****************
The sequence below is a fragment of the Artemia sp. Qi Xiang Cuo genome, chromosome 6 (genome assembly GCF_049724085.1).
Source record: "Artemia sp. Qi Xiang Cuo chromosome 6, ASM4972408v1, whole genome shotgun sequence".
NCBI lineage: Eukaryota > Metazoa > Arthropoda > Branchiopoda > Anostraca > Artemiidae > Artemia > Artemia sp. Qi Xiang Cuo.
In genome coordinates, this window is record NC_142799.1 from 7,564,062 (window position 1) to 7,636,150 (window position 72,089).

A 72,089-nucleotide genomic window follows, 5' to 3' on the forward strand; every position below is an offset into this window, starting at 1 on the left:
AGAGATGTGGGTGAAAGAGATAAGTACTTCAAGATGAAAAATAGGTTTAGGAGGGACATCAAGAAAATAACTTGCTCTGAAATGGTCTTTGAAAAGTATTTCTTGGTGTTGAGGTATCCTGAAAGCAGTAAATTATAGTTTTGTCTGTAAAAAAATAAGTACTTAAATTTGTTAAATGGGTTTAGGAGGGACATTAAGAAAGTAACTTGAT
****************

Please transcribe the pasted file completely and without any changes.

The sequence below is a fragment of the Artemia sp. Qi Xiang Cuo genome, chromosome 6 (genome assembly GCF_049724085.1).
Source record: "Artemia sp. Qi Xiang Cuo chromosome 6, ASM4972408v1, whole genome shotgun sequence".
NCBI lineage: Eukaryota > Metazoa > Arthropoda > Branchiopoda > Anostraca > Artemiidae > Artemia > Artemia sp. Qi Xiang Cuo.
In genome coordinates, this window is record NC_142799.1 from 7,564,062 (window position 1) to 7,636,150 (window position 72,089).

A 72,089-nucleotide genomic window follows, 5' to 3' on the forward strand; every position below is an offset into this window, starting at 1 on the left:
AGAGATGTGGGTGAAAGAGATAAGTACTTCAAGATGAAAAATAGGTTTAGGAGGGACATCAAGAAAATAACTTGCTCTGAAATGGTCTTTGAAAAGTATTTCTTGGTGTTGAGGTATCCTGAAAGCAGTAAATTATAGTTTTGTCTGTAAAAAAATAAGTACTTAAATTTGTTAAATGGGTTTAGGAGGGACATTAAGAAAGTAACTTGAT